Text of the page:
Brexit & Business (Again)

In the previous article I looked at how Brexit could impact small businesses in the UK. Today I am continuing with more details on how leaving Europe could damage the prospects of SMBs. My last piece looked at immigration, employment law, reduced funding and the possibility of EU retaliation so new information must be discussed.

Selling Goods To The EU

There is typically duty applied to goods imported into the EU but in the event of Brexit, there’s a possibility that importers will be hit with an import duty charge on UK origin goods. If this happens, the cost of Britain’s products will go up by at least 14%; indeed, this figure could increase if the items in question are also charged an anti-dumping duty.

Those in favour of Brexit claim the UK can still become part of the European Free Trade Agreement (EFTA) which would enable Britain to enjoy the trading benefits of EU without actually being part of the Union.

Remember, if Brexit becomes a reality, the UK needs to negotiate trade agreements with the other 27 EU member states which will be a massive pain the arse to put it mildly. Nigel Farage showed all the deductive reasoning of a toddler with his ‘we’re bigger than Norway, Iceland and Lichtenstein so we can get way better deals’ statement. As the UK is a bigger country, negotiations will take far longer and will be decidedly more complex.

An estimated 3 million jobs are linked to EU exports and Britain’s trade with the EU accounted for 53% of imports and 45% of exports of goods and services in 2014 so it’s important to get it right.

What Happens With The EFTA?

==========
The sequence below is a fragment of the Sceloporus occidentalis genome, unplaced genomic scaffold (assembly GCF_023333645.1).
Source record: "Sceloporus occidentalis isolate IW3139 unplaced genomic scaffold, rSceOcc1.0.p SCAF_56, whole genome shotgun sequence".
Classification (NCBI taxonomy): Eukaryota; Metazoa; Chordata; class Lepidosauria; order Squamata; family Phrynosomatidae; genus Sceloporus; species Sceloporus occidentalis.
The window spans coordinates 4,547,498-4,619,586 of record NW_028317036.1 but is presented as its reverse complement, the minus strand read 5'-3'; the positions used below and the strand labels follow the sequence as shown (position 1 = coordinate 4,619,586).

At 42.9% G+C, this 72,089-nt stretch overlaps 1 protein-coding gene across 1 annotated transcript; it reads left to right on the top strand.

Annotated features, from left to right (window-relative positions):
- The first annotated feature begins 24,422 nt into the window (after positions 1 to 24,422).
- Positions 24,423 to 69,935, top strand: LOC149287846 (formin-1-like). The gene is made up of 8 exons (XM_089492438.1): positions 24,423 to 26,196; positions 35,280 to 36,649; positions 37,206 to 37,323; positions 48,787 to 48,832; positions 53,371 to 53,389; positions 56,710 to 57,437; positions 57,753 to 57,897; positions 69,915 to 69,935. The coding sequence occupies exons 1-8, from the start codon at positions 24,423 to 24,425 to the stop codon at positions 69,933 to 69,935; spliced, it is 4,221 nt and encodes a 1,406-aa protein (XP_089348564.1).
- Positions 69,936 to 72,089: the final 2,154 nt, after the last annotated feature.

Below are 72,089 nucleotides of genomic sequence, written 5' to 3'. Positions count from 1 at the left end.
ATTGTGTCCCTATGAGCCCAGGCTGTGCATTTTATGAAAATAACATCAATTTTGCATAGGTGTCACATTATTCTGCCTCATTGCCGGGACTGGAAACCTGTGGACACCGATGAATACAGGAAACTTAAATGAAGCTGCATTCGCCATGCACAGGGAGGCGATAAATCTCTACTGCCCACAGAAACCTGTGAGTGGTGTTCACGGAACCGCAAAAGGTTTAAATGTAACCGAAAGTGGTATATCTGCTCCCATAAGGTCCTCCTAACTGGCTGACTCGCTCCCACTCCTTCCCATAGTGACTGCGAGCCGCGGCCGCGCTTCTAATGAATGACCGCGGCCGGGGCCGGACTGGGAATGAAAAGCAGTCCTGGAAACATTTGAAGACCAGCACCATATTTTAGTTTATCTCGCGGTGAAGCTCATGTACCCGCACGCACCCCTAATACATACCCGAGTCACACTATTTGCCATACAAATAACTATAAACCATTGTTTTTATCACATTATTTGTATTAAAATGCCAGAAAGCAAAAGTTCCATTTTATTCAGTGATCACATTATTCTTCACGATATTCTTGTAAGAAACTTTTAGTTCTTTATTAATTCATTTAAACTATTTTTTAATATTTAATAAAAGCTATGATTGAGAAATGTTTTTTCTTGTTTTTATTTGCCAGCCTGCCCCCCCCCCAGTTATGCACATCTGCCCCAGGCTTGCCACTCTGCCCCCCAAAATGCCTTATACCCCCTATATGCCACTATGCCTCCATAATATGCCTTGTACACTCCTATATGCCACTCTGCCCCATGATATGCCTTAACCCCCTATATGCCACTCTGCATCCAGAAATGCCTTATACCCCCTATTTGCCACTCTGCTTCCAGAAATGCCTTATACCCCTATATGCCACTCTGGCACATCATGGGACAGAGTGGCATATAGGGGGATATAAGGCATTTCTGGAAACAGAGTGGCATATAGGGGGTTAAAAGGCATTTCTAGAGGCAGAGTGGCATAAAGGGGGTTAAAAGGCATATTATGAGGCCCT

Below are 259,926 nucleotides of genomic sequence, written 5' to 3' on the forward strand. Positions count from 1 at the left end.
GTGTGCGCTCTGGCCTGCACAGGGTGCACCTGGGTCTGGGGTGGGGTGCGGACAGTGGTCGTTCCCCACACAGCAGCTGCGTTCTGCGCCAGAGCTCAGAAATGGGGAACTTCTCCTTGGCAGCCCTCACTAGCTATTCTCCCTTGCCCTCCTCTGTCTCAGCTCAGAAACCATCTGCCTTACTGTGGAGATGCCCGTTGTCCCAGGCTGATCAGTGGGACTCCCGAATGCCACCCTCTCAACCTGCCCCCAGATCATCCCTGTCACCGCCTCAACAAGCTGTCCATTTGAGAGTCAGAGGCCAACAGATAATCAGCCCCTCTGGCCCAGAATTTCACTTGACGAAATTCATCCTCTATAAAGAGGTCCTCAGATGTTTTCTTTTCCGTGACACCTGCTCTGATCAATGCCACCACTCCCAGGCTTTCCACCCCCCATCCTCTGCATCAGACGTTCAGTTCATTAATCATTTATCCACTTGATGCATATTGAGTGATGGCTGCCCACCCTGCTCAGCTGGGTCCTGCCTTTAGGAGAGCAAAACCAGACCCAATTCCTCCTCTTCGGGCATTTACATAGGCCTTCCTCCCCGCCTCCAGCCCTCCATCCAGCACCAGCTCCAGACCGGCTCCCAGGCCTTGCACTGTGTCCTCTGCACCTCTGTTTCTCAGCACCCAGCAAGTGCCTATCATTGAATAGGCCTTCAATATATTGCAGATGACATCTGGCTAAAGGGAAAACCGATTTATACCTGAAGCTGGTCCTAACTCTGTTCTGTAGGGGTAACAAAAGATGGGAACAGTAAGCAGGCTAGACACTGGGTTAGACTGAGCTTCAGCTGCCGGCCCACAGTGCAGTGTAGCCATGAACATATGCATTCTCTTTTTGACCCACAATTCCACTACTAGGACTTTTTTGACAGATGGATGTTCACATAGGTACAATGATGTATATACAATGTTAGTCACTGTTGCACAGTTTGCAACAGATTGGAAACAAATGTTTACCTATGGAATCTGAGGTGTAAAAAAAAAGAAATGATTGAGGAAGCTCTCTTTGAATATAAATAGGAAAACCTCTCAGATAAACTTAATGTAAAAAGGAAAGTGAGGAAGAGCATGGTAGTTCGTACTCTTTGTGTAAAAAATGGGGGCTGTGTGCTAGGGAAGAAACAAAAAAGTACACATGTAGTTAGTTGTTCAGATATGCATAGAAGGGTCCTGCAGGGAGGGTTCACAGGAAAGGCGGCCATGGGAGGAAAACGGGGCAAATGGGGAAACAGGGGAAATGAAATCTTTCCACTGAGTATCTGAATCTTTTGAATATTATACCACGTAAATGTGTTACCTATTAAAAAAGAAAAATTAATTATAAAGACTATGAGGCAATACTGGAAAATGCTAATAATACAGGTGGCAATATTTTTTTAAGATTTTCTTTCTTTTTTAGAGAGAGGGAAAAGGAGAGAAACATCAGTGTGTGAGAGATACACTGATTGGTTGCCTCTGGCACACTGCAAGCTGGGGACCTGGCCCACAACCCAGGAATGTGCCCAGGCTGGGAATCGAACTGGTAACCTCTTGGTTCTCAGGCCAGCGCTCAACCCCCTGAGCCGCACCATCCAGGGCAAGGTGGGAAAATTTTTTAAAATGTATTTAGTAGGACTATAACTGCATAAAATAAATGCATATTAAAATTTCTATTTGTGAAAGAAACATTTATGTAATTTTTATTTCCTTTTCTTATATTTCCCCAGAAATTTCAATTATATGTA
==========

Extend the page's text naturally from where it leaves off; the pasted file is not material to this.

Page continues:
Norway, Lichtenstein and Iceland are members of the European Economic Area (EEA) and have signed the EFTA. If the UK follows suit, it would continue to have access to the Single Market and trade with EU member states with little in the way of restrictions on imports and exports. However, the UK would also have to accept a number of EU laws without the ability to do anything about them.

Norway is pissed off about this arrangement as it makes a full contribution to the EU budget without ever been seen or heard; a bit like an estranged father who lost a custody battle because his lawyer was a raging alcoholic.

Bilateral Trade Agreement

If the UK wants to follow the Swiss model it needs to sign a bilateral trade agreement with the EU that’s custom made for the nation’s needs. First of all, this process will take years of negotiations and Britain would still have to pay money to the EU, accept free movement of people and adhere to certain internal market laws.

There are several other options regarding trade but each has drawbacks and would require years of talks and bullshit to conclude.

Buying Products From The EU

If the UK is not part of the EU it can choose its own import tariffs but once again there is the small matter of administration. There will be a shit ton of red tape and bureaucracy to consider which will cost time and money.

The date of the referendum is 23rd June and I believe a ‘Stay’ vote is best for the time being. The ‘Leave’ campaign is filled with words such as ‘could’, ‘should’, ‘maybe’ and ‘possibly’. The EU is a LONG way from being perfect and changes are needed in Brussels but leaving right now with such uncertainty is simply not a clever strategy.

Besides, do you really want to be on the side same as this guy?

Boris is Out Brexit EUreferendum via photopin (license)